Simple Advice for Hoarders: Clean up, Clear out, Stay Ahead of the Mess

An aunt of mine is a world-class collector. She keeps stacks of magazines from the 1960s, owns thousands of books and dozens of bookshelves, multiple copies of the same CDs and DVDs because she’s forgotten that she already owns a copy, and, no kidding, has enough VHS tapes to open her own video store. But is there anything wrong with holding on to a ton of stuff? To my aunt, the answer is simple: Of course not. To me it’s obvious that her living space is too small for her things and her home has turned into a multimedia sprawl. Recently, I helped with a major clean-up project at her apartment. The process was an adventure and a few pointers occurred to me that are worth sharing for those of us who are more likely to store rather than purge our extra items. Regularly schedule time to clean and purge It’s safe to say that this apartment has never really undergone any “spring-cleaning”, by which I mean a periodic cleanup in which a bunch of old stuff is thrown away. So after taking the umpteenth box of stuff out of her apartment an inescapable piece of advice occurs to me:  “Clean up, clear out, and stay ahead of the mess.” I think that for a lot of hoarders like my aunt it takes a life event to realize that it’s time to get rid of things. Otherwise that pile is neglected again and again until you just stop noticing it any more. Messes can grow on you. To keep things manageable, to reclaim the garage or closet, it’s important...

Buying a Home Today: Post Housing Crisis Considerations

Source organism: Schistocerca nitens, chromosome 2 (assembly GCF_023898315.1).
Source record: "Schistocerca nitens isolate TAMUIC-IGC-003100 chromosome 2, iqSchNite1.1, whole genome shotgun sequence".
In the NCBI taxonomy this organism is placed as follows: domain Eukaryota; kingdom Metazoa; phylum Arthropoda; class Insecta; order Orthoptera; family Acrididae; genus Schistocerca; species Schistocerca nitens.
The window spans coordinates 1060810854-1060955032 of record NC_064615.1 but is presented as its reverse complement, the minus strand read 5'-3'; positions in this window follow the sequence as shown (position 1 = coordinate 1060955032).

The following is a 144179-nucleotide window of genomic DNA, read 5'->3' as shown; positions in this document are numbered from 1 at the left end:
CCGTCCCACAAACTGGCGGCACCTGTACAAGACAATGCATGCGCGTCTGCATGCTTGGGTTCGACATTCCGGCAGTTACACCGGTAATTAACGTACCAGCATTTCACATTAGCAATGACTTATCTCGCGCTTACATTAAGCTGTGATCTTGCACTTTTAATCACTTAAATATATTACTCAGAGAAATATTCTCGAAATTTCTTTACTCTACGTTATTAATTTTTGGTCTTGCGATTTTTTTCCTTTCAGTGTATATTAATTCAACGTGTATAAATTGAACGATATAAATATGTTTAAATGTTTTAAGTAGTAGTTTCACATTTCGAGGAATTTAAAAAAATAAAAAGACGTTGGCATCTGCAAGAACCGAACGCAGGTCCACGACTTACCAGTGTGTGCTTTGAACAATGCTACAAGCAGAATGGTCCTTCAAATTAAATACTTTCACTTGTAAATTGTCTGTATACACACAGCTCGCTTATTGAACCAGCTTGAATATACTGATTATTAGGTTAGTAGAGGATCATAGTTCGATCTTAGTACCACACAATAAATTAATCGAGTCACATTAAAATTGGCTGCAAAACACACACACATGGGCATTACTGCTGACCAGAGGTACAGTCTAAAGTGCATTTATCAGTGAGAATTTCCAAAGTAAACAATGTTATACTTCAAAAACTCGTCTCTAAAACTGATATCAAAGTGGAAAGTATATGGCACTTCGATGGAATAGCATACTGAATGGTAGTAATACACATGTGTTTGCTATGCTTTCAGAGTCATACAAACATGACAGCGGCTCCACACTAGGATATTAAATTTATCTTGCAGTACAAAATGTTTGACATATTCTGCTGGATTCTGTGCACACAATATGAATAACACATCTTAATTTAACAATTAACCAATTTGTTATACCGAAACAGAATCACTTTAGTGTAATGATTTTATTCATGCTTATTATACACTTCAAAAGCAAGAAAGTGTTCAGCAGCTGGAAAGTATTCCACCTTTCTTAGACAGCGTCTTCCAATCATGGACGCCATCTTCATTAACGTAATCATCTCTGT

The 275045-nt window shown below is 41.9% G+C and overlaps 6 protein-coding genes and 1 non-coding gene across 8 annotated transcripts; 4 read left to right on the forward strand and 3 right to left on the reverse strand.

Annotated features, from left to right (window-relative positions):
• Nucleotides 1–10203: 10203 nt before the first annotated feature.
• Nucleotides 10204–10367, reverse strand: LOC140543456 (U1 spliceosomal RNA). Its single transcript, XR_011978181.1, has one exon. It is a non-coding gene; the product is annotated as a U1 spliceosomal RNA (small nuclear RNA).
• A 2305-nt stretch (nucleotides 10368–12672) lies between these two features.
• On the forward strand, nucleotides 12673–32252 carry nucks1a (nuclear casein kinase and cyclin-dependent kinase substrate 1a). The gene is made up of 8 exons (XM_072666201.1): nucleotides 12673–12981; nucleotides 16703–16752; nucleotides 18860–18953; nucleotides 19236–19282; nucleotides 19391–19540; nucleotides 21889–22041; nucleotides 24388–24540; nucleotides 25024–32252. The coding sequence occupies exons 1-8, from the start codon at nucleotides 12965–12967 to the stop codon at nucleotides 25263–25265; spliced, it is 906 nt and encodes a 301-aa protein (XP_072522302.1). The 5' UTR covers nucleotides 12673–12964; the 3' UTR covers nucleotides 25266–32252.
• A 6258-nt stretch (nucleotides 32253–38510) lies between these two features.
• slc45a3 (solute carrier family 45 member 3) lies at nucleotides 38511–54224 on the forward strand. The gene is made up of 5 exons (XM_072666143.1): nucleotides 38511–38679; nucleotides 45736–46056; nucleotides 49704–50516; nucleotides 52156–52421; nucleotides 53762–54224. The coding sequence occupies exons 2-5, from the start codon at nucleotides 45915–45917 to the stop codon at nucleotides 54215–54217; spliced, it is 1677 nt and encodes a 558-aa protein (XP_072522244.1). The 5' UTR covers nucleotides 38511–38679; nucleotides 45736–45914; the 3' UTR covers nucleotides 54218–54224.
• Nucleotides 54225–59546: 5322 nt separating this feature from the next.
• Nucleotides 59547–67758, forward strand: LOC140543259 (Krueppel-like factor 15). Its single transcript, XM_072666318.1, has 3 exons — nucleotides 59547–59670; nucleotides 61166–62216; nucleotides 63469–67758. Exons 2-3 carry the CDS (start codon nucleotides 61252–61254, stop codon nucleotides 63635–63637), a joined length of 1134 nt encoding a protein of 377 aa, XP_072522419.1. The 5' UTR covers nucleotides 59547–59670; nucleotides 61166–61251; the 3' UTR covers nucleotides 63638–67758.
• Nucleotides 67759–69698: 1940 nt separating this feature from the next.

A central pillar of the American Dream is to own your own home. But as we all know the nation-wide housing crisis has made a lasting, sometimes devastating, impact on the concept of home ownership. In response to the housing catastrophe, some have wondered if renting a home will become more acceptable over time and possibly even become the new American Dream. No doubt that house ownership has dropped in the last few years. But this trend doesn’t mean that a shift in the American psyche is taking place, or that we’re completely moving away from homeownership.  To the contrary, in fact.  According to a recent National Public Radio segment, “After the Housing Bust, Revisiting Homeownership,” journalist Chris Arnold reports that the ambition of owning a home is still alive and well. So what are the reasons for buying a home, so soon after the housing bubble burst? The short answer is that it still makes economic sense to do so. Home prices are down by 30% nationally. Here are some things to think about as you weigh the decision of going ahead with homeownership. Interest Rates are Extremely Low Besides lower housing prices, interest rates are extremely low. Historically low, in fact. It’s generally believed that these rates really have only one direction they could go from here—and that’s up. So for any potential homebuyers, now may be the time to move forward.  Businessweek columnist Marc Roth boldly stated in 2009, “If you have a steady job, good credit, and the down payment, then you really are being offered the gift of a lifetime.” But be sure to...